Pretty much every group but Peruvians is excluded. After the fall of the First World State the European element in this region had dwindled, and the ancient "Indian" and Peruvian stock had come into dominance. Many thousands of years earlier, this race had achieved a primitive civilization of its own. After its ruin at the hands of the Spaniards, it had seemed a broken and negligible thing; yet it had ever kept itself curiously aloof in spirit from its conquerors.

Though the two stocks had mingled inextricably, there remained ever in the remoter parts of this continent a way of life which was foreign to the dominant Americanism. Superficially Americanized, it remained fundamentally "Indian" and unintelligible to the rest of the world. Throughout the former civilization this spirit had lain dormant like a seed in winter; but with the return of barbarism it had sprouted, and quietly spread in all directions.

From the interaction of this ancient primitive culture and the many other racial elements left over in the continent from the old cosmopolitan civilization, civil life was to begin once more. Thus in a manner the Incas were at last to triumph over their conquerors.

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Various causes, then, combined in South America, and especially in the new and virgin plains of Patagonia, to bring the First Dark Age to an end. As a matter of fact the great colour distinctions of mankind were now beginning to fade. Increased aerial communication had caused the black, brown, yellow and white stocks so to mingle that everywhere there was by now a large majority of the racially indistinguishable.

But I'm sure there was something in the later chapters about the later mankinds. I've only read it on paper but I see no indications that the Project Gutenberg version is different from the printed book. Maybe I'm wrong. But it really doesn't need any more racism than in the first few chapters. The paragraph after the one I've quoted is terrible. I don't think he was intending to denigrate particular racial groups. For instance he isn't arguing that any particular racial or cultural group is superior and he views the weaknesses that bring about the destruction of the "first men" as encompassing of all of humanity.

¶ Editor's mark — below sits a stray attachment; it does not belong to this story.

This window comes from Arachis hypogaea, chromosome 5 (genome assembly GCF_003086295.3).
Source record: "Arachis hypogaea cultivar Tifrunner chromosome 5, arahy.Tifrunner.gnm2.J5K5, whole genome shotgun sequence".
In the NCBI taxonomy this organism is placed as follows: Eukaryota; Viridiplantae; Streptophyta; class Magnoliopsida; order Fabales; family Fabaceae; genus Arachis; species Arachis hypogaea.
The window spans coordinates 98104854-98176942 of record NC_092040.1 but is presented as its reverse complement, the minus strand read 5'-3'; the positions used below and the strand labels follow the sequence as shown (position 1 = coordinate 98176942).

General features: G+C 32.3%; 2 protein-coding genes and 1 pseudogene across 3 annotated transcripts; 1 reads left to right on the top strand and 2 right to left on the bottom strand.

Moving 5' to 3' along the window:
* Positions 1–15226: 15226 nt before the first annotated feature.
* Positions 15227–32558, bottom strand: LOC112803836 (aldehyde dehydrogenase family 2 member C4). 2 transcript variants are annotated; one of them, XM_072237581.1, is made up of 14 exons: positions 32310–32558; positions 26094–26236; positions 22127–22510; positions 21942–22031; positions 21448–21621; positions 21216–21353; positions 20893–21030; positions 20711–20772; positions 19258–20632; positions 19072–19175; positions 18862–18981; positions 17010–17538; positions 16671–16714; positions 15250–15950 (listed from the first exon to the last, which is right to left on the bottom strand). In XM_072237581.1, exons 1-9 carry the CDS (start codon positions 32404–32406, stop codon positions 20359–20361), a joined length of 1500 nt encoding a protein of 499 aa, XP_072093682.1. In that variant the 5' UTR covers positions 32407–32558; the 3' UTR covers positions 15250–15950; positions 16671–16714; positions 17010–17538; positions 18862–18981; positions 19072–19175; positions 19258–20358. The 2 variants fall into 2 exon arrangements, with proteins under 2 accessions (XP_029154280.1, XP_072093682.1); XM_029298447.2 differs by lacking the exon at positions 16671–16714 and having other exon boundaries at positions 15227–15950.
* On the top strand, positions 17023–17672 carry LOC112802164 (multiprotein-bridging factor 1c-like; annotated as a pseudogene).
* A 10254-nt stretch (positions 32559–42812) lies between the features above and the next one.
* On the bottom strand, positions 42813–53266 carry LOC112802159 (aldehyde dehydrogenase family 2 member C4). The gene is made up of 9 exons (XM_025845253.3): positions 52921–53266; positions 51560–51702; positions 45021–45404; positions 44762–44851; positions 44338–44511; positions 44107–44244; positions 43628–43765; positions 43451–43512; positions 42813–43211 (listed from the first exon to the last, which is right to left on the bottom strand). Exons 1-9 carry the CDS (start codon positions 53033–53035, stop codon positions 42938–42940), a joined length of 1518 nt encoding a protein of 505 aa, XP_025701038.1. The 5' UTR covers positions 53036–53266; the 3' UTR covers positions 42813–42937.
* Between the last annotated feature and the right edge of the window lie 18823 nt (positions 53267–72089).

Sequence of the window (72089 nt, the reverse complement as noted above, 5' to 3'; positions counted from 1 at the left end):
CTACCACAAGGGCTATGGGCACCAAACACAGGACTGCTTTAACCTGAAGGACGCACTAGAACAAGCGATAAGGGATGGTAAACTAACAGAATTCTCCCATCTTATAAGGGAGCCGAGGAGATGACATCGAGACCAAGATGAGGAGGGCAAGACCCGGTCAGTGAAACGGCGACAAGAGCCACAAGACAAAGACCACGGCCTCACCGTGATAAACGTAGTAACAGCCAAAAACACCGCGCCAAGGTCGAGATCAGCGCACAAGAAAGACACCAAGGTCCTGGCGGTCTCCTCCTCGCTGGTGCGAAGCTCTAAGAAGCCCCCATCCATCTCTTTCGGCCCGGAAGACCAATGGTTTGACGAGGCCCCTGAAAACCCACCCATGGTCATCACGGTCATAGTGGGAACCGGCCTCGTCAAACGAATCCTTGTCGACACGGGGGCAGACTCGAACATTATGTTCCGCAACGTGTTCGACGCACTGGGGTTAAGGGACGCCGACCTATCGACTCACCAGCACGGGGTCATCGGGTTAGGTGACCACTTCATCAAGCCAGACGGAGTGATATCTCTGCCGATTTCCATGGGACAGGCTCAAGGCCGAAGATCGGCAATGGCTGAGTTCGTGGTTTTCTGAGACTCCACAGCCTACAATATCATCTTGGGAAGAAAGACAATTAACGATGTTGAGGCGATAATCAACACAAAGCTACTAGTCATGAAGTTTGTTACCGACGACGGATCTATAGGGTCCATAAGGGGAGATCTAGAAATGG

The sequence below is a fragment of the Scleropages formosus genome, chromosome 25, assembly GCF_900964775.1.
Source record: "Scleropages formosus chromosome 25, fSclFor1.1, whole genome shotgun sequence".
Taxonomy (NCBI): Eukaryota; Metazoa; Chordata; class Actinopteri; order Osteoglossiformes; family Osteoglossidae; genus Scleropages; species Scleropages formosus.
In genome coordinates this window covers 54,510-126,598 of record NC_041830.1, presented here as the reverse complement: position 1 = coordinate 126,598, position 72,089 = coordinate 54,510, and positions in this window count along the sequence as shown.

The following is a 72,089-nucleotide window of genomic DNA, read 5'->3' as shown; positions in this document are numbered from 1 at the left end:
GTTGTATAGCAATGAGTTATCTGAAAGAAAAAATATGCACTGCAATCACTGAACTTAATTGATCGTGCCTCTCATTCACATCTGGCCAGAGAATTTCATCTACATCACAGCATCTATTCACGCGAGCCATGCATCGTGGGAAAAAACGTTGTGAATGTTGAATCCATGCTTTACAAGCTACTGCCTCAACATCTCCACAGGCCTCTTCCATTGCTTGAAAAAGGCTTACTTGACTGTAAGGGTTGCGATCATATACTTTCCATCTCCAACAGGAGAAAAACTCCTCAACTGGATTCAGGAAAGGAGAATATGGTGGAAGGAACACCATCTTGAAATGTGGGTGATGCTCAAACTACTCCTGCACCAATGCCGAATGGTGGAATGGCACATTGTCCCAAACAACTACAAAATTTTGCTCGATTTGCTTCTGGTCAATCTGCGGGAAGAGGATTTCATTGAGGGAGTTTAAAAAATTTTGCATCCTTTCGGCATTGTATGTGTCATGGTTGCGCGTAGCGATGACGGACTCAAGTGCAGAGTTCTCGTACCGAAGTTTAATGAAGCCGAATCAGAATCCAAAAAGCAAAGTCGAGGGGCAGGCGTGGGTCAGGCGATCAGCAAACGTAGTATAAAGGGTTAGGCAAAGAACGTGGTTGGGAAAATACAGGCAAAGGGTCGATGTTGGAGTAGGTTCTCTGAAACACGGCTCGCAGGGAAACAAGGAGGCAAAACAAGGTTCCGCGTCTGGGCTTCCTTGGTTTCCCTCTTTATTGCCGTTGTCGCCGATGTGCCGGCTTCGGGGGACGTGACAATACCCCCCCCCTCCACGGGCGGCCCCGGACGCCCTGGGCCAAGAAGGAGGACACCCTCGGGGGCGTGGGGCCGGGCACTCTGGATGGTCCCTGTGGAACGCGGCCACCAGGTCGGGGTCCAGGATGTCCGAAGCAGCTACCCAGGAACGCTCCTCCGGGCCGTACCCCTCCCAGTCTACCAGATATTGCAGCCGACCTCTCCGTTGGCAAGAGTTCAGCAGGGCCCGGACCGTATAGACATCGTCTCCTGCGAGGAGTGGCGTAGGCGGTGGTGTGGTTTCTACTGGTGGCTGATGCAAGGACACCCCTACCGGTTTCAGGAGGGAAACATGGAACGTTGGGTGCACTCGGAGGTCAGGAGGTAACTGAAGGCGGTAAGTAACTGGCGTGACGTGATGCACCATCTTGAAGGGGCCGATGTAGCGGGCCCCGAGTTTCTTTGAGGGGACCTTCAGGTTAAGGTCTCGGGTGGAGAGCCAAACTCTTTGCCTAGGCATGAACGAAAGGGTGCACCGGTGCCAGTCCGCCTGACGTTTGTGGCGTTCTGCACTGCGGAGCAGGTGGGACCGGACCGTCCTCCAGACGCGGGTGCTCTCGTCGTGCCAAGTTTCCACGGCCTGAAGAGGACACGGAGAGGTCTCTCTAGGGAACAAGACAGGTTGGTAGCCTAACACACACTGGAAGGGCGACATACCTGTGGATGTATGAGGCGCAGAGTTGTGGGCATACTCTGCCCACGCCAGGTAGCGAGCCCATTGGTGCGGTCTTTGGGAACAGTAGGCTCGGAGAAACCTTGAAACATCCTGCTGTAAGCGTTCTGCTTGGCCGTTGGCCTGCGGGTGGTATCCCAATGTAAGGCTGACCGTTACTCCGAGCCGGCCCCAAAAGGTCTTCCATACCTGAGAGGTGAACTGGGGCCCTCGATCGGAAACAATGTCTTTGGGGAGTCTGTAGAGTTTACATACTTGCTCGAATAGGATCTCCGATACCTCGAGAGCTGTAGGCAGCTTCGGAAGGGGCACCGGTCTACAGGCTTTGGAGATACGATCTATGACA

Unfortunately the racial essentialism that is central to the book builds on racist stereotypes in the first few chapters. I wasn't aware when I bought the 'Millennium Edition' that the entire section on the First Men- Stapledon's prediction of human society's development between and the eventual collapse into worldwide barbarism- had been completely rewritten to make it 'easier' for modern readers to digest without excessive disbelief. Yes, Stapledon's predictions of a League of Nations world power and the various wars in Europe and the unification of science and religion in the United States have no resemblance to the reality we've lived through so far, but so what.

Maybe they also increased the racism of the first few chapters?